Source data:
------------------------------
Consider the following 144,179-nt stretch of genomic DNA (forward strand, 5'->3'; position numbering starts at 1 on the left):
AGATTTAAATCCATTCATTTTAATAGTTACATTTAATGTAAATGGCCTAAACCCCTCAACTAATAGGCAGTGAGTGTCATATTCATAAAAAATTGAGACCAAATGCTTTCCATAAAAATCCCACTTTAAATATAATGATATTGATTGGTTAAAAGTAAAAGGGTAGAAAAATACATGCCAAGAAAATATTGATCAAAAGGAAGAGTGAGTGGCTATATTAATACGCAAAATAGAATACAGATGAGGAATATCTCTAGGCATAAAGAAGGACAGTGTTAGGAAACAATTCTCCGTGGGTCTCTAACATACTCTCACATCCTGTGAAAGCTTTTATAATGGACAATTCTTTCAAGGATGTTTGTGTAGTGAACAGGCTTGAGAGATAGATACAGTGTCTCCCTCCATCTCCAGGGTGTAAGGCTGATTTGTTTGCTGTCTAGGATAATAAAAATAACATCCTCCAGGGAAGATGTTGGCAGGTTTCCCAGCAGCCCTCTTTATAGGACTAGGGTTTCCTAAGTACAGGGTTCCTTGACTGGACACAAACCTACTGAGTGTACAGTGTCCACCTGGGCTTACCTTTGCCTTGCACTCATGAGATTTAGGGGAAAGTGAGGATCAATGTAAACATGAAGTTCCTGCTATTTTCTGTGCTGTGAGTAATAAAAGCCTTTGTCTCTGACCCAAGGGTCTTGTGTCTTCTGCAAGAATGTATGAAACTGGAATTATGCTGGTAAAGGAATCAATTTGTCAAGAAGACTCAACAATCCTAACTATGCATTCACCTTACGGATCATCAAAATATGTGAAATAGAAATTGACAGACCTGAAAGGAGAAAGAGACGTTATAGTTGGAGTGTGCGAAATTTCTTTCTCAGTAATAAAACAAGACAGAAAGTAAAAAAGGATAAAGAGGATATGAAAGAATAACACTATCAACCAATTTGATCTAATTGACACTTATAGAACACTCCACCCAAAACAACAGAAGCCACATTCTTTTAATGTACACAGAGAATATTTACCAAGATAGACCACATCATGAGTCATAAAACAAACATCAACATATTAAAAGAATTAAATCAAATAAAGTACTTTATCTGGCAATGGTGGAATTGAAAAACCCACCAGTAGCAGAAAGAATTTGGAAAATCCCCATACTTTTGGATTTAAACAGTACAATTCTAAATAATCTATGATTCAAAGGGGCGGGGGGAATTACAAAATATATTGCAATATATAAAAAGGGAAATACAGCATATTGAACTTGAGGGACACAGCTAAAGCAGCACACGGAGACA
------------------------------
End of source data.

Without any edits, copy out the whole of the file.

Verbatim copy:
Consider the following 144,179-nt stretch of genomic DNA (forward strand, 5'->3'; position numbering starts at 1 on the left):
AGATTTAAATCCATTCATTTTAATAGTTACATTTAATGTAAATGGCCTAAACCCCTCAACTAATAGGCAGTGAGTGTCATATTCATAAAAAATTGAGACCAAATGCTTTCCATAAAAATCCCACTTTAAATATAATGATATTGATTGGTTAAAAGTAAAAGGGTAGAAAAATACATGCCAAGAAAATATTGATCAAAAGGAAGAGTGAGTGGCTATATTAATACGCAAAATAGAATACAGATGAGGAATATCTCTAGGCATAAAGAAGGACAGTGTTAGGAAACAATTCTCCGTGGGTCTCTAACATACTCTCACATCCTGTGAAAGCTTTTATAATGGACAATTCTTTCAAGGATGTTTGTGTAGTGAACAGGCTTGAGAGATAGATACAGTGTCTCCCTCCATCTCCAGGGTGTAAGGCTGATTTGTTTGCTGTCTAGGATAATAAAAATAACATCCTCCAGGGAAGATGTTGGCAGGTTTCCCAGCAGCCCTCTTTATAGGACTAGGGTTTCCTAAGTACAGGGTTCCTTGACTGGACACAAACCTACTGAGTGTACAGTGTCCACCTGGGCTTACCTTTGCCTTGCACTCATGAGATTTAGGGGAAAGTGAGGATCAATGTAAACATGAAGTTCCTGCTATTTTCTGTGCTGTGAGTAATAAAAGCCTTTGTCTCTGACCCAAGGGTCTTGTGTCTTCTGCAAGAATGTATGAAACTGGAATTATGCTGGTAAAGGAATCAATTTGTCAAGAAGACTCAACAATCCTAACTATGCATTCACCTTACGGATCATCAAAATATGTGAAATAGAAATTGACAGACCTGAAAGGAGAAAGAGACGTTATAGTTGGAGTGTGCGAAATTTCTTTCTCAGTAATAAAACAAGACAGAAAGTAAAAAAGGATAAAGAGGATATGAAAGAATAACACTATCAACCAATTTGATCTAATTGACACTTATAGAACACTCCACCCAAAACAACAGAAGCCACATTCTTTTAATGTACACAGAGAATATTTACCAAGATAGACCACATCATGAGTCATAAAACAAACATCAACATATTAAAAGAATTAAATCAAATAAAGTACTTTATCTGGCAATGGTGGAATTGAAAAACCCACCAGTAGCAGAAAGAATTTGGAAAATCCCCATACTTTTGGATTTAAACAGTACAATTCTAAATAATCTATGATTCAAAGGGGCGGGGGGAATTACAAAATATATTGCAATATATAAAAAGGGAAATACAGCATATTGAACTTGAGGGACACAGCTAAAGCAGCACACGGAGACA